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High Court to Start Term With Near Decade-High Approval

High Court to Start Term With Near Decade-High Approval

PRINCETON, NJ -- As the U.S. Supreme Court convenes Wednesday with recently sworn-in Justice Sonia Sotomayor on the bench, Gallup finds Americans broadly upbeat about the performance of the high court. Sixty-one percent of Americans approve and 28% disapprove of the job the Supreme Court is doing -- among the most positive ratings the court has received in the past decade.


Overall views of the Supreme Court were nearly as positive as it concluded its last term in June. At that time, 59% of Americans approved of the court's job performance and 30% disapproved. However, approval was significantly lower in September 2008, when 50% approved and 39% disapproved.

"Aside from the increased approval of the court since September 2008, Gallup finds major partisan shifts beneath the surface."

As Gallup noted earlier this year, the improved ratings of the Supreme Court evident in 2009 are the result of surging approval from Democrats and slightly improved ratings from independents. Republicans' support for the court is lower than it was a year ago, but not by nearly as much as the increase seen among Democrats.


More Americans Content With Court's Ideological Tenor

The heightened public approval of the Supreme Court since last year is accompanied by a slight increase -- from 43% to 50% -- in the percentage of Americans saying the court is "about right" ideologically. That's a positive shift for the court, and represents an all-time high.

At the same time, Gallup finds a nearly complete reversal of the percentages saying the court is either "too liberal" or "too conservative." Today, 19% call the court too conservative, down from 30% in September 2008, while 28% call it too liberal, up from 21%.


In the past year, both Republicans and independents have become more likely to say the Supreme Court is too liberal. For Republicans, this is now the dominant view (held by 49%), while independents remain most likely to believe the court is about right (46%).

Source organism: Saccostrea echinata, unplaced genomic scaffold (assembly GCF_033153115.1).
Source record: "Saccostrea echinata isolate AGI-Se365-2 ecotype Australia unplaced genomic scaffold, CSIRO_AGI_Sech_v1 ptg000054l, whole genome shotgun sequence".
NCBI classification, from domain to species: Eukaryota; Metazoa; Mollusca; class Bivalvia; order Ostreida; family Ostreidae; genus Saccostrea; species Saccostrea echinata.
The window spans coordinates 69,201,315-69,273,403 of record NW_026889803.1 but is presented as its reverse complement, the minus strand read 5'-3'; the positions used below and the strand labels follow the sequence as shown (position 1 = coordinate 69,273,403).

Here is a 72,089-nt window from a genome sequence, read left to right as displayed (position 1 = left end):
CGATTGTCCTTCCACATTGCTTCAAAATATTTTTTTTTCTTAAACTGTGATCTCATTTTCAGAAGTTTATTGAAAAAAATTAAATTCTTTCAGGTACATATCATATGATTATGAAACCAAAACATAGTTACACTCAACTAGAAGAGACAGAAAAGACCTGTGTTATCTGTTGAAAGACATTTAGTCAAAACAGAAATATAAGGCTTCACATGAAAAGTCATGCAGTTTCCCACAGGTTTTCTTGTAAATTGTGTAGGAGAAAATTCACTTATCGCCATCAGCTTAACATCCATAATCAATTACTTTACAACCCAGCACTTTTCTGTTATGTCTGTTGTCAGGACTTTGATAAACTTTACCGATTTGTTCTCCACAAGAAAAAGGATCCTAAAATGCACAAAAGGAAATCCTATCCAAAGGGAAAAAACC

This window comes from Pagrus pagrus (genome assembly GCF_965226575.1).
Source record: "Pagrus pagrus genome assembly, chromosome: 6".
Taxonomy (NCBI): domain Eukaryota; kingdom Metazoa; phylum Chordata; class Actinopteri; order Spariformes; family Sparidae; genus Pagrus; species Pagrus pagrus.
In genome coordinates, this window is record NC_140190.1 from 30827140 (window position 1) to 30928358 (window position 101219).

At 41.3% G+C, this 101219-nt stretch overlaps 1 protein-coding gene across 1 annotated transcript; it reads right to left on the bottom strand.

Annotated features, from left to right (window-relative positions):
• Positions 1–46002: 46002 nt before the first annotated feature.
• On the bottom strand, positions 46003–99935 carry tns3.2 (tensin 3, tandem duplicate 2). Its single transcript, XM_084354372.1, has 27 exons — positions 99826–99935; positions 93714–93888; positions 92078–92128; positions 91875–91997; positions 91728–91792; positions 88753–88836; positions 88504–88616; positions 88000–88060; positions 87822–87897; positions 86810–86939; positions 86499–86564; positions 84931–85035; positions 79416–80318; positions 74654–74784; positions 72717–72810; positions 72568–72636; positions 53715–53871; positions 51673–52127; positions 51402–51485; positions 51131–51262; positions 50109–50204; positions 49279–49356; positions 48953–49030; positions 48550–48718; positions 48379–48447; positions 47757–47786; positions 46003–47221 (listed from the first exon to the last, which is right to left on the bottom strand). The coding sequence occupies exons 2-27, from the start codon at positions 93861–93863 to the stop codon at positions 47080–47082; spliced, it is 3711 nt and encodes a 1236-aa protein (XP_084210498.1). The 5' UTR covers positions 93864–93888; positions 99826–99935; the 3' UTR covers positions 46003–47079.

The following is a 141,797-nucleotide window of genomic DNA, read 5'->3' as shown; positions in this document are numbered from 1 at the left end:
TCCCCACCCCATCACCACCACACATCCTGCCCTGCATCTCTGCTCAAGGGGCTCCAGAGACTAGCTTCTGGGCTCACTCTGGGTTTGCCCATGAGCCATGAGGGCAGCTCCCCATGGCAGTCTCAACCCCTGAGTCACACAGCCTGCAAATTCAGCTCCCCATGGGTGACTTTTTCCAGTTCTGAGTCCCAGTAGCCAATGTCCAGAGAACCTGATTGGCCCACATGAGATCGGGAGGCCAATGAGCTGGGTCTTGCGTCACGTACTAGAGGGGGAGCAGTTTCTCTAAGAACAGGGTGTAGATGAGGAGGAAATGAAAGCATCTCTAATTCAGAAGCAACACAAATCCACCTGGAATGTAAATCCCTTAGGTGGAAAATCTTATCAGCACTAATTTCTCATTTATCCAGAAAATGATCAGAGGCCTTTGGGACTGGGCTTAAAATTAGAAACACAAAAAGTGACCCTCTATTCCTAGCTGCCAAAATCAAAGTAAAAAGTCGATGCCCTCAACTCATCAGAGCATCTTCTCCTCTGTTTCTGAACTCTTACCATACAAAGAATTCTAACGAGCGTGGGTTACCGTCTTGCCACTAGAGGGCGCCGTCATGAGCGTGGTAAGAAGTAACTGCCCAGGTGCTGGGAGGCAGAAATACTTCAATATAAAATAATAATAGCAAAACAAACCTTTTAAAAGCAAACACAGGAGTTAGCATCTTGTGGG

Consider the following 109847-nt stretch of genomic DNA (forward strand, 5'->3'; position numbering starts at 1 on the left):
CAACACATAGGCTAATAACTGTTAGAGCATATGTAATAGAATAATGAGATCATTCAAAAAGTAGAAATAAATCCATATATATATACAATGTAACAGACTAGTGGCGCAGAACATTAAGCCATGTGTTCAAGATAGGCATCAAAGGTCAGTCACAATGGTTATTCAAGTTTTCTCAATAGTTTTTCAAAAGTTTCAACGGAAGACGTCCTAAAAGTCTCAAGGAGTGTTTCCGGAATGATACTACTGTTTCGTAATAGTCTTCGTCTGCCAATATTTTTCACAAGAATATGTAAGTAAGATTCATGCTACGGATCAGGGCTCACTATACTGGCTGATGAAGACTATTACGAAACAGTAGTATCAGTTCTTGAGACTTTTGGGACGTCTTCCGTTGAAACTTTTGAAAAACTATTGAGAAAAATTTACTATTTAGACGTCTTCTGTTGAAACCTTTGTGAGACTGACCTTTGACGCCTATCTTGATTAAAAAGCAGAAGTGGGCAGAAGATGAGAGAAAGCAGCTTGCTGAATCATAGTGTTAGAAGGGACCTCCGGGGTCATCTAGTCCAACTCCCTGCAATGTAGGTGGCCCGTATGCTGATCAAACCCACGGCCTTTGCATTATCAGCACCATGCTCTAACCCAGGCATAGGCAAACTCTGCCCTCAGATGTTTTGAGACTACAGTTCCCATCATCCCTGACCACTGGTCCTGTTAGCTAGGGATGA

By contrast, Gallup documents a substantial increase in Democratic contentment with the court's leanings. The majority of Democrats (59%) now say the court is about right, up from 34% in 2008. Since last September, the percentage of Democrats saying the court is too conservative has fallen from 50% to 30%.

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Bottom Line

Now that the political dust storm created by President Obama's nomination of Sotomayor is over, the Supreme Court heads into its 2009-2010 session with public support similar to its most positive ratings of the past decade. Americans who are inclined to perceive an ideological slant to the court are now more likely to consider the court too liberal than too conservative; however, fully half of Americans say the court is about right.

One reason public attitudes toward the court have improved over the past year could simply be that Americans are feeling more positive about government in general. In fact, Gallup approval ratings for the president, Congress, and the Supreme Court are all substantially higher today than they were a year ago, when President George W. Bush was still in office.


An absence of highly controversial Supreme Court decisions during the last term -- like those that created a backlash against the court in other years -- may also be a factor.

Aside from the increased approval of the court since September 2008, Gallup finds major partisan shifts beneath the surface. Democrats' support for the court has surged, Republicans' support has slumped, and independents continue to fall in the middle, albeit with a solid majority still approving.

Survey Methods

Results are based on telephone interviews with 1,026 national adults, aged 18 and older, conducted Aug. 31-Sept. 2, 2009. For results based on the total sample of national adults, one can say with 95% confidence that the maximum margin of sampling error is ±4 percentage points.

Interviews are conducted with respondents on land-line telephones (for respondents with a land-line telephone) and cellular phones (for respondents who are cell-phone only).

In addition to sampling error, question wording and practical difficulties in conducting surveys can introduce error or bias into the findings of public opinion polls.

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